Tumelo compared my departure to the death of a much beloved family pet (specifically, a dog), saying that I had become family. Sister Mofubelu called us over for dinner, asking for a scripture she could remember me by, asking me to remember Botshabelo as I went out to do the Lord's work, "You have the keys to do this work. If you don't fight for it, who will?" And among them all, the one that broke me the most, was Bhaki - a  nine year old kid who broke down in tears after requesting a picture with just me and him. It showed me that the most meaningful impacts are the ones you didn't even realise you made. I took the opportunity to remind him how close to home he was, and that it wouldn't be the last time we'd see each other - in this life or the next.

And so my time in Botshabello came to an end. I climbed on a bus, an eight hour drive, and met a young woman going home for varsity holidays. Nqombile is studying Medicine at the University of the Free State (UFS), and a friend of hers is just about to leave to serve a mission. She, however, is not a member - and, apparently, he and her often argued over whether or not we actually lived with God in the life before. We didn't come from anywhere.

It was a good reminder of how important listening is. I tried my best to understand exactly where she was coming from, and by the time she thanked me for the chat (at the end of eight hours... or ten... I was tired), she was convinced of a pre-mortal existence. And she was ready to ask God to confirm to her what we had spoken about - pre-mortal existence, the Book of Mormon, Joseph Smith, the restoration of the Church of Jesus Christ of Latter-day Saints, and what He wanted for her. Prayer, at the end of the day, prayer is the only way to truly know. We cannot just accept something someone tells us - no matter how convincing it may be.

And so, it brings me to the week that just past, as my companion and I whitewashed (both he and I are brand new to the area, know none of the people, and nobody knows us) Hillcrest - a big people's area. Elder Bryan and I were even commenting that we were no longer in South Africa, "It's California!" The houses are big, the security is tight, and finding through our own efforts does NOT work. We cannot buzz gates, an we have one investigator, and just about nobody else to talk to. So the creativity starts. My companion (who's been on mission for one year, nine months) and I are doing things we've never done before.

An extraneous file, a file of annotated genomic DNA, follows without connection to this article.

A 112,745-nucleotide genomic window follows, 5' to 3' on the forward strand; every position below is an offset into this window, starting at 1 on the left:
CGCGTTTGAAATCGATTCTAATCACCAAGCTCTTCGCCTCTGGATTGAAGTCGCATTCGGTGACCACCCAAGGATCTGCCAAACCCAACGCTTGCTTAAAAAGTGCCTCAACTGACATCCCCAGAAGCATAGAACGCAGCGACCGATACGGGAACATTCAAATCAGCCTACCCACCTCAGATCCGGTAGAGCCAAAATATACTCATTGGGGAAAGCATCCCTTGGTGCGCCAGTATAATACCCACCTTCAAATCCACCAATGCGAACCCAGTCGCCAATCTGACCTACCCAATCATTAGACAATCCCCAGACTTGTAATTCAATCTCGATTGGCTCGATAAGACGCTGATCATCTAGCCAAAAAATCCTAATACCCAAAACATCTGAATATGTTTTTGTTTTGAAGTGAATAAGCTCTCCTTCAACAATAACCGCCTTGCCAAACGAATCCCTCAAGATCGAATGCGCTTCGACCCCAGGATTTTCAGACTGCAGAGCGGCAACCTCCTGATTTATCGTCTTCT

We've been to the local market to organise a stand, the hospital to give are service and talk to some chronic patients and some of the staff, and to a place called Focus on the Family, which is a Methodist ministry focused on God's standard for the family. As my companion was born in the Church, he has no idea what other churches are like, and so the prayer session we were invited to was completely new to him.

As we continue to implement new ideas, have open houses at the chapel, and work with the members to find people the same way missionaries found me (invited for dinner at a member's house the same time missionaries were there), we hope to find success. Oh, and I am the most recent convert in the Hillcrest ward... that's how long it has been since they've had a baptism.

I pray that God continues to bless you, and that you continue to find happiness and success. He loves you, and cares for you, and has a plan for you and the people around you. We are here for a reason. Never doubt that!